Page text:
gent

1
[jent]
See more synonyms for gent on Thesaurus.com

Origin of gent

1
First recorded in 1555–65; by shortening

gent

2
[jent]
adjective Obsolete.
  1. elegant; graceful.

Origin of gent

2
1175–1225; Middle English < Old French < Latin genitus begotten, born

Gent

[khent]
noun
  1. Flemish name of Ghent.

Gent.

or gent.

  1. gentleman or gentlemen.
Dictionary.com Unabridged Based on the Random House Unabridged Dictionary, © Random House, Inc. 2018


Examples from the Web for gent

Contemporary Examples of gent

Historical Examples of gent

  • Sure, gent, I'll have it here at seven, and be here at seven-thirty.

    The Spenders

    Harry Leon Wilson

  • He's left a gent more dead than alive back in Martindale, and I want him.

  • Now, a gent with special fine eyes might find that you looked like the gent on this poster.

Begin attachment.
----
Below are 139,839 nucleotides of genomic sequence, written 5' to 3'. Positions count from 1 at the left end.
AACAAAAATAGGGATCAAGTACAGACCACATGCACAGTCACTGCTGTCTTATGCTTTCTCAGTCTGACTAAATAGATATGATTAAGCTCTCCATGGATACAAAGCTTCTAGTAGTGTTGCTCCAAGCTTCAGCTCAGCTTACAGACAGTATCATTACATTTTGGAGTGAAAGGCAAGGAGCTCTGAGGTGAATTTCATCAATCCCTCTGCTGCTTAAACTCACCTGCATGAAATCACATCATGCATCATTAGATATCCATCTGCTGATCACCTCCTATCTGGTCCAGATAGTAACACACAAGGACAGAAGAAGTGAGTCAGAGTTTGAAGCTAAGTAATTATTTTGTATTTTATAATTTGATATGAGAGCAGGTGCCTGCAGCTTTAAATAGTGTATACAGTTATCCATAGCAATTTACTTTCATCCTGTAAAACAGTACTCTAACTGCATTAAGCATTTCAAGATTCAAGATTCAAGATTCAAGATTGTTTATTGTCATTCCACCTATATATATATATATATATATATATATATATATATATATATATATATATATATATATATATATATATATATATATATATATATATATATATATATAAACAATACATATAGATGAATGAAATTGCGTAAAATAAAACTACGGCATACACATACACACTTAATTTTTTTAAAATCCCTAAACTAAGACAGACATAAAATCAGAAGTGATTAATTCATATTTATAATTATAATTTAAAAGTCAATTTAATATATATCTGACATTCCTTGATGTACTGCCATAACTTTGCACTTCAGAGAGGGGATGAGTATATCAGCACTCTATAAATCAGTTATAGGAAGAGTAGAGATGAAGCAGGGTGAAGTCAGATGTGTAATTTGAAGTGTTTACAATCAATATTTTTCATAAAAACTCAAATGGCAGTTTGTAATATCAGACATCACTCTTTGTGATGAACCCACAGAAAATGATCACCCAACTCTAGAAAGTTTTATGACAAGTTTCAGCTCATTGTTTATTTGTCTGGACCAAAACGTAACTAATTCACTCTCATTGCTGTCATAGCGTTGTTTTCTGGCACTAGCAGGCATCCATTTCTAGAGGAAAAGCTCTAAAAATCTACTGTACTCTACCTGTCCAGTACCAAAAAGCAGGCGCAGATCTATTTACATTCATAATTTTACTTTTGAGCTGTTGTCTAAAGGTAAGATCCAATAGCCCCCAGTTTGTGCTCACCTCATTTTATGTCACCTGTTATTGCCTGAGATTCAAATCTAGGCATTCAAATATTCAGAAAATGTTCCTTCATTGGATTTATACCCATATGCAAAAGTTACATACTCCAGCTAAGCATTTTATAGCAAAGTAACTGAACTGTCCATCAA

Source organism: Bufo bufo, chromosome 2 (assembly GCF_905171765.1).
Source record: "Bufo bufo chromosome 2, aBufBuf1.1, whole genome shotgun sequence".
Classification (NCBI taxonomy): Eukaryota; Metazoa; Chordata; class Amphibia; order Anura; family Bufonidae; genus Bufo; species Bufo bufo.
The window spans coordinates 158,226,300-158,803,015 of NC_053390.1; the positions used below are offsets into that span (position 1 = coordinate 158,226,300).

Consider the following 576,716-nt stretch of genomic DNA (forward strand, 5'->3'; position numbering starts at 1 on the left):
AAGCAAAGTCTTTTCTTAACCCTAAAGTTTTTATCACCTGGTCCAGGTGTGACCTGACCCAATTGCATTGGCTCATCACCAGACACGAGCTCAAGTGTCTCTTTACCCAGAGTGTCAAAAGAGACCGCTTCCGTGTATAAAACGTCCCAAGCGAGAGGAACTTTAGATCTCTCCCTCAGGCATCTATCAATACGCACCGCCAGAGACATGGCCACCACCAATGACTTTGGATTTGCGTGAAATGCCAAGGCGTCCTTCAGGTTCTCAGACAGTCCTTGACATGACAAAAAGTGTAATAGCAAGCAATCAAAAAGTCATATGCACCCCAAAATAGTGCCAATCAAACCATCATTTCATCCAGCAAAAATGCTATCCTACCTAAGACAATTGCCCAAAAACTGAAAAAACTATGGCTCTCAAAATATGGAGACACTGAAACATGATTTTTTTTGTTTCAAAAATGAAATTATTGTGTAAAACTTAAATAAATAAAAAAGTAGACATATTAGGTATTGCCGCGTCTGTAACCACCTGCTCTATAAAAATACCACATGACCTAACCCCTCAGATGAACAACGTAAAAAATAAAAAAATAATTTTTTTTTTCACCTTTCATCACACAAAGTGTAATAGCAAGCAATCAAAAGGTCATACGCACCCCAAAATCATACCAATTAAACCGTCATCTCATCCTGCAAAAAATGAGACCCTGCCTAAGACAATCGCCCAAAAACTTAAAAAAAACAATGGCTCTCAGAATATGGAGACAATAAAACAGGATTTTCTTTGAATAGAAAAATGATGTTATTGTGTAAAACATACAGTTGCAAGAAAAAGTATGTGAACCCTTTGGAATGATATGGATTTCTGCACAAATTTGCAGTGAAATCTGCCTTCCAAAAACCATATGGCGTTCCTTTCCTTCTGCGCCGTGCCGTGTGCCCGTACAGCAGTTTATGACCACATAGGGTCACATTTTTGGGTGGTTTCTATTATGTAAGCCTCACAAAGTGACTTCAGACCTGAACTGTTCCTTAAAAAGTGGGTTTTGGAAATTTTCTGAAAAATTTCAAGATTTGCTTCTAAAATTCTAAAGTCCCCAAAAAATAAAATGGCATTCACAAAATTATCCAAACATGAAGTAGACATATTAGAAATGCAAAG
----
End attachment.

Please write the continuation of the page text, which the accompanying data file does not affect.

• A gent can rely on the Nellie brand, same as he can on his guns.

    Faro Nell and Her Friends

    Alfred Henry Lewis

  • "Which you'll cross the dark river all the easier," expounds the reeligious 76 gent.

    Faro Nell and Her Friends

    Alfred Henry Lewis


British Dictionary definitions for gent

gent

noun
  1. informal short for gentleman

Gent

noun
  1. the Flemish name for Ghent
Collins English Dictionary - Complete & Unabridged 2012 Digital Edition © William Collins Sons & Co. Ltd. 1979, 1986 © HarperCollins Publishers 1998, 2000, 2003, 2005, 2006, 2007, 2009, 2012

Word Origin and History for gent
n.

short for gentleman, by 17c. (in early uses it is difficult to distinguish the shortening from the common abbreviation gent.). "Early in the nineteenth century the word was colloquial and slightly jocular; about 1840 its use came to be regarded as a mark of low breeding" [OED].

Online Etymology Dictionary, © 2010 Douglas Harper